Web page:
The Triangle - The Independent Student Newspaper at Drexel University

Back on My Feet reaches out to 33rd and Baring

Photo Credit: Cathryn Sanderson

Photo Credit: Cathryn Sanderson

The Philadelphia-based organization Back on My Feet launched a new team April 9 based out of Veteran’s House, which will be hosting runs near Drexel’s campus, at 33rd and Baring streets.

BoMF is an organization dedicated to encouraging self-sufficiency in the homeless. Its success is measured in how many residential members (those experiencing homelessness) acquire a job or independent housing. The Philadelphia teams run at 5:30 a.m. on Mondays, Wednesdays and Fridays, and members have the option to run in groups on Saturdays as well.

“We chose the facility because our missions were aligned, there was interest from the community at the facility, and we felt confident we could garner support from the neighborhood,” Evan Cantiello, the program director, wrote in an email. “We are attuned to the best practices for folks who have seen active duty. …We are also sensitive to physical limitations as a result of service time. Several members walk instead of run.”

Around May 2007, Anne Mahlum, founder and CEO, met a group of men who spent time at the Sunday Breakfast Rescue Mission at 13th and Vine streets. Anne, who ran recreationally, invited the group to join her. On July 3, 2007, before running a mile with Anne, nine members signed a dedication contract. The organization gained national media attention in the December 14, 2007, edition of ABC World News. There are 10 other chapters nationwide, located in Baltimore, Washington, D.C, Boston, Chicago, Dallas, Indianapolis, Atlanta, New York City and Los Angeles.

The Philadelphia chapter is the largest and is affiliated with six facilities, four of which are in Center City. There are two located in West Philadelphia, one being the new team at Veterans’ House at 33rd and Baring streets, the other, a women’s shelter located at 48th Street and Haverford Avenue.

“There’s about 10 to 15 people [on each team],” Cathryn Sanderson, director of communications and corporate relations for the Philadelphia chapter, said. “We typically have 50 residential members [at one time].” She added that there is a waiting list because only a certain number of people can be residential members at one time due to limited resources.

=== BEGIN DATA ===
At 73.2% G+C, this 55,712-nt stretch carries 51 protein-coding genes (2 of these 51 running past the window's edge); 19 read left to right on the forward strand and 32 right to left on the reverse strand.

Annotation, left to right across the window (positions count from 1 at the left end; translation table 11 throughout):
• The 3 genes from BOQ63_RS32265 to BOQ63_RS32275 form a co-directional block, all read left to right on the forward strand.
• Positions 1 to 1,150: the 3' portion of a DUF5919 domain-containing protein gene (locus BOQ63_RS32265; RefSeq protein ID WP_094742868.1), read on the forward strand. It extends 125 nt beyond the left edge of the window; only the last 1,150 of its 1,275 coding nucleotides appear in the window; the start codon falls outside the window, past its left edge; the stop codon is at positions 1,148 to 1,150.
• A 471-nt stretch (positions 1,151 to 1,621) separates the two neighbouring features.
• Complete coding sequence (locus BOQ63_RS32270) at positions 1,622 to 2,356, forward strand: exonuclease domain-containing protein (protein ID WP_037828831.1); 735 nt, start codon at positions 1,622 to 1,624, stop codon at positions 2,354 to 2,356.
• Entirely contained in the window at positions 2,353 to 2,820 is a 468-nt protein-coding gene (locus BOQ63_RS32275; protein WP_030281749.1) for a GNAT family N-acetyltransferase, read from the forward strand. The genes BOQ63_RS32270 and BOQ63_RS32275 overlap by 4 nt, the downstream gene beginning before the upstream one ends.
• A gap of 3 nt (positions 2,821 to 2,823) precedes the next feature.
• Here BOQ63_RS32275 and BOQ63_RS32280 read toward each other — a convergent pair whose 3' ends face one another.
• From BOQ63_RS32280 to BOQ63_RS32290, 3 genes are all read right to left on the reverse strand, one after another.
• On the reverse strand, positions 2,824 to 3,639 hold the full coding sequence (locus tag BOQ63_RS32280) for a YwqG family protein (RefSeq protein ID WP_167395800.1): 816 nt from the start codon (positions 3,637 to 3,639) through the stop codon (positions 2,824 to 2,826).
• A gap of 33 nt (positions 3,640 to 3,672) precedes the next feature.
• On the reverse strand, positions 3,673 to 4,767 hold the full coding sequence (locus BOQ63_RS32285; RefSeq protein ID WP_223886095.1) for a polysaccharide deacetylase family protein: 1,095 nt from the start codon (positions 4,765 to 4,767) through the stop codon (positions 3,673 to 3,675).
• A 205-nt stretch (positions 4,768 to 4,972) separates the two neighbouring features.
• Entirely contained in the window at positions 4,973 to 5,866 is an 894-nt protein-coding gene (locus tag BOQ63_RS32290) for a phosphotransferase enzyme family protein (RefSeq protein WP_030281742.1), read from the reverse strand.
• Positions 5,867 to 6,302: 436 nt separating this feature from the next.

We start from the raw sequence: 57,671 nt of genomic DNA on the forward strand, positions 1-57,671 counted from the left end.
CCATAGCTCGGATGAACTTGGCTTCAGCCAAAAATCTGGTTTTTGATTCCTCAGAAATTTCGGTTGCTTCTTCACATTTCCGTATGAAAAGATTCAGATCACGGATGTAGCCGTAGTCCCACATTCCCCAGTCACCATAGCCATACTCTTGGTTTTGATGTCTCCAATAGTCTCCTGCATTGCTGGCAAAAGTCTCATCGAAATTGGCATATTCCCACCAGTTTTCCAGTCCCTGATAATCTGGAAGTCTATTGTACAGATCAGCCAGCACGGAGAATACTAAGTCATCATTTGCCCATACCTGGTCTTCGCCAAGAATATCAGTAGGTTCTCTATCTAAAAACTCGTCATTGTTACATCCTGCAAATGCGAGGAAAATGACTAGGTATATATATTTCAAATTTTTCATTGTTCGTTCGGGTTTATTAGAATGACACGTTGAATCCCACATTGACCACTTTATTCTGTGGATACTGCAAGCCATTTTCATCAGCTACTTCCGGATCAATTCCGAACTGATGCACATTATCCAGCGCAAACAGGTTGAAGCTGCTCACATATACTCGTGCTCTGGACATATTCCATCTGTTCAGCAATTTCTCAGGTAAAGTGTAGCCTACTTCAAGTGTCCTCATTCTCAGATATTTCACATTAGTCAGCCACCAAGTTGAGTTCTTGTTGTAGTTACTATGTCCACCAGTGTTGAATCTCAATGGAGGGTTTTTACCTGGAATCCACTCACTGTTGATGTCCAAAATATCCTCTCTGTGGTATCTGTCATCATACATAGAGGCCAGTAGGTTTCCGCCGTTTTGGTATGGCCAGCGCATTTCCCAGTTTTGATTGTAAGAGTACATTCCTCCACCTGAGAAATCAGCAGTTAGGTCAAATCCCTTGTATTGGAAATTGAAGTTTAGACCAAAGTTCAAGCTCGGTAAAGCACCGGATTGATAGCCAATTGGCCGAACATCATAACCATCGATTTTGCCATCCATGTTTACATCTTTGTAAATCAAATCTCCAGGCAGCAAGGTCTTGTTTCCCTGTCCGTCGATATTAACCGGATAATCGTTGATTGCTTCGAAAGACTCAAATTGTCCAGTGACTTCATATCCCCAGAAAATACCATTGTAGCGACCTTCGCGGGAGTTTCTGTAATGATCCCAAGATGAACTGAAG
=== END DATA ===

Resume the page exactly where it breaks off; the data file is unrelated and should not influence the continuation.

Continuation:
Philadelphia is also the organization’s largest “fundracing” market. “Fundracing” allows supporters of the group to donate money and earn race gear at the same time. This also guarantees that the “fundracer” will have a spot in the race, even if it is sold out.

Residential members are also able to reserve spots. A major event for the organization is called “in24.” The event features four races: a 24-hour “ultra-marathon,” a relay challenge, a glow-in-the-dark 8.4 mile run and a 5,000 meter run.

Individuals interested in being nonresidential or volunteer members need not only be interested in running; they can also help coordinate events or donate their used sneakers. Curious potential nonresidential members are asked to attend an hour-long orientation session.

The program is organized into several steps. First, BoMF partners with a facility dedicated to serving those experiencing homelessness and holds orientation sessions for potential residential members. These members must have lived at the facility for at least 30 days. The next step involves actual participation in the program. Besides taking part in the week’s runs, residential members also attend monthly social events and local races. Their attendance and miles ran are tracked using a custom database called “Footprints.”

“We’re just there to support each other, since not everyone is in shape,” Juliana Muganza, a Drexel alumna and a current nonresidential member of the organization, said. “Sometimes people will walk.”

She explained that after stretching, the runners say the “Serenity Prayer.” The organization, however, is not affiliated with a particular religion. Muganza mainly works with the residential members who live at 48th Street and Haverford Avenue, and they run for about an hour down Chestnut or Locust streets.

After 30 days, residential members with at least 90 percent attendance move onto “Next Steps.” About 75 percent of the residential members are in this stage, and they consult with BoMF staff to create a plan for independent living.

“Each person has a very individual path. The focus is how to move out of the shelter, what jobs are available. [It’s] pretty comprehensive,” Sanderson said. “We have financial literacy classes [about budgeting and managing paychecks].”

BoMF also works with Tools for Success, a program that helps residential members develop skills for the job search. Financial aid is also available for one-time purchases, such as U-Hauls, that residential members may need.

Once residential members acquire independent housing or a job, they become alumni members.  “I’ve seen multiple, at least six people, obtain self-sufficiency,” Muganza said. “It’s always fun to meet them at different events.” She added that the alumni members remain active in the organization, continuing to run with their group and working on a committee.

Sanderson has witnessed many success stories. “Back on My Feet really helps you to see that there’s not one type of homelessness. [There are] many successes, some of which we measure, some of which we don’t,” she said.

“We’ve heard of people reconnecting with their families, gaining self-respect and confidence,” Sanderson continued. “We’ve had numerous people going through recovery [from addictions wanting to change] for [their] team.”

As a whole, the organization has served 3,746 residential members, assisted 1,312 members in obtaining employment and assisted 927 members in obtaining housing. They have also run over 341,394 miles.